The Ouvrage Froideterre was part of the defences built around Verdun in the late 1880s. It was added to a number of times before WW1 and then re-organised when the war started in 1914. The position was defended by two twin machine-gun bunkers and a 75mm turret (seen above) along with a 75mm Bourges casemate. The position saw heavy fighting in 1916 and the ground around it smashed to pieces by shell-fire…. Read More

The Voie Sacrée was the main road running from Bar Le Duc to Verdun which in 1916 was used as the mainnroute of supply for the Poilus defending the Verdun Salient. The memorial at the Verdun end has recently been renovated and part of it consists of a series of images showing the transport used on the road in 1916; including these French War Horses. The French Army had thousands of horses… Read More

The Tranchée de Calonne, despite it’s name, was not actually a trench: tranchée being the French for trench. Instead it was a long road running for more than 25km through the wooded area south-east of Verdun into what became known as the Saint Mihiel Salient. The area saw heavy fighting from September 1914 and some of the earliest trenches used by the French Army were dug among the trees here. French writer Alain… Read More

By the close of the Great War the French Army had lost more than 1.4 million dead: their burials are scattered across more than 350 mile of the Western Front occupied by French forces. In the Department of the Aisne the cemeteries are very evident between Soissons and Reims, and this one at Braine, taken in early evening light on a bright March day, commemorates the dead from operations on the Aisne… Read More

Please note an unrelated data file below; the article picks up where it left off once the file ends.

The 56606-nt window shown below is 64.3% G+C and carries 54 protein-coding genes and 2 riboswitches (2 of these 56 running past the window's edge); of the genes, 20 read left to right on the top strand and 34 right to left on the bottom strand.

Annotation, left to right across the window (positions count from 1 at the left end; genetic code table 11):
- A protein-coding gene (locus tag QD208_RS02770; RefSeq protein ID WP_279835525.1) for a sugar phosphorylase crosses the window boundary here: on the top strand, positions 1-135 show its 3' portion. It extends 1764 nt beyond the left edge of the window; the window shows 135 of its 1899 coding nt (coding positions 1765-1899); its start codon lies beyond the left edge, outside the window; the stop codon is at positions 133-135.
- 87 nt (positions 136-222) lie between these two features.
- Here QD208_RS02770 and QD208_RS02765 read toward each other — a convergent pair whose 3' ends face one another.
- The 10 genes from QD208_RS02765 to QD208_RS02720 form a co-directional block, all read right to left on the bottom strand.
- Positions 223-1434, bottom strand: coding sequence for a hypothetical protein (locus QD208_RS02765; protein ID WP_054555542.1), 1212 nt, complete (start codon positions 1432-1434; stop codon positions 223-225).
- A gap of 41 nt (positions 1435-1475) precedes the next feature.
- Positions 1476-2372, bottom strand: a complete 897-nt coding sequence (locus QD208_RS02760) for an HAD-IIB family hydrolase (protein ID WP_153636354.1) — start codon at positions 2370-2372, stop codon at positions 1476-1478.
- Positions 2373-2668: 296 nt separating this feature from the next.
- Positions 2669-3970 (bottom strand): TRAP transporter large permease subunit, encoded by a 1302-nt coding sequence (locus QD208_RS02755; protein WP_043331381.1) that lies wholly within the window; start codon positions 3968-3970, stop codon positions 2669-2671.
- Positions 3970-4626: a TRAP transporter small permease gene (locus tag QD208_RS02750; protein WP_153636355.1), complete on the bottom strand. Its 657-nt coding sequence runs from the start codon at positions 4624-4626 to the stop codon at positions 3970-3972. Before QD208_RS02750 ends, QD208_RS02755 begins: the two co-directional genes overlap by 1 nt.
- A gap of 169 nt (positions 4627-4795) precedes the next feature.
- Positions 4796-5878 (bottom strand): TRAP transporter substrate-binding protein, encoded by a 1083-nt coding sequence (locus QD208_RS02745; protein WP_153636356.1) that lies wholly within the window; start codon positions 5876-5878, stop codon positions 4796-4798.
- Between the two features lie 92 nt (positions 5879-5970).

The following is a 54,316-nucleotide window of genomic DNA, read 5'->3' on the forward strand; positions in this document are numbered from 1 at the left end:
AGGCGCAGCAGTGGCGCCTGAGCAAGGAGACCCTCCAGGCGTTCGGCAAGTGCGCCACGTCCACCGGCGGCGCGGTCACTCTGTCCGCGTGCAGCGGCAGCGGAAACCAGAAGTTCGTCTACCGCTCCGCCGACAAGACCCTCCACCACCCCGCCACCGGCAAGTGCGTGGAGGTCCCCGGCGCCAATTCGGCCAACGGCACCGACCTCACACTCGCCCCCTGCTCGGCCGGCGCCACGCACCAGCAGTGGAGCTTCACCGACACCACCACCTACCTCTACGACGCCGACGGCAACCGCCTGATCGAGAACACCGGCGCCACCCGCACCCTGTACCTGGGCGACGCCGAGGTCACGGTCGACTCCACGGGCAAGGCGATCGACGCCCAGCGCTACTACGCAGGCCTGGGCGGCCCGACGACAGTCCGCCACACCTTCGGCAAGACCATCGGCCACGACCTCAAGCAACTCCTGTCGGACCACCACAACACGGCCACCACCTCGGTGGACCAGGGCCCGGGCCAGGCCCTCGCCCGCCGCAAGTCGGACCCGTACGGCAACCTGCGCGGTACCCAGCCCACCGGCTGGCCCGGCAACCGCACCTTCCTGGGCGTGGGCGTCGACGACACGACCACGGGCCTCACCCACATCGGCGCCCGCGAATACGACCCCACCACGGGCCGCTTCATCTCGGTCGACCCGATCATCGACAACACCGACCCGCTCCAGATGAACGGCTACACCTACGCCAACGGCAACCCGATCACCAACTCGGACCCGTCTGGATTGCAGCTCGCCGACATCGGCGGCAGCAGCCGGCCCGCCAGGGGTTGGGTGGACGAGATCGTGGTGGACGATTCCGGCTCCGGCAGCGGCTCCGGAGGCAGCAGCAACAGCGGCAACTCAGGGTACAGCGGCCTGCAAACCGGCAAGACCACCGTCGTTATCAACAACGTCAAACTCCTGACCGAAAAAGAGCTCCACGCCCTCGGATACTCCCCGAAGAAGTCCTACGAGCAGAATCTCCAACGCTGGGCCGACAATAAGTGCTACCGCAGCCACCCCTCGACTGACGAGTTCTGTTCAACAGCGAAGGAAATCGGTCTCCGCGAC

It is said that more than a thousands shells fell in every square metre of the Verdun battlefield in 1916 creating a vast crater zone, which is still visible on the battlefield nearly a century later. By the close of the fighting this battlefield had claimed more than 770,000 French and German casualties, and the French Poilus had called it ‘The Mincing Machine’. On this part of the battlefield at Abris 320… Read More

The Tranchée des Bavarois, or Bavarian Trench, was part of a German system of trenches in the St Mihiel Salient, south of Verdun. The positions here were strengthened from 1915 onwards and a large number of concrete structures put in place, from concrete lined firing positions in the trenches to infantry shelters and mortar and machine-gun posts. This bunker was made by a Bavarian Pioneer company in 1915/16 and sheltered men from… Read More

This German observation bunker is located on the Sundgau front in Alsace at the far end of the Western Front. It’s sits on rising ground in what was once Germany before 1914 and overlooks the site of the former French positions which ended here on the Swiss border close to the village of Pfetterhouse. This area saw fighting in the early period of the war and then settled down to static trench… Read More

The area known as Le Linge was actually part of Germany in 1914. French troops entered the mountains not just to take the fight to the Germans but to regain soil that they believed was French. During the heavy fighting in these rock-cut trenches in early 1915 there was more than 17,000 fatal casualties; a staggering toll. This part of the Western Front is very different to others and in some ways… Read More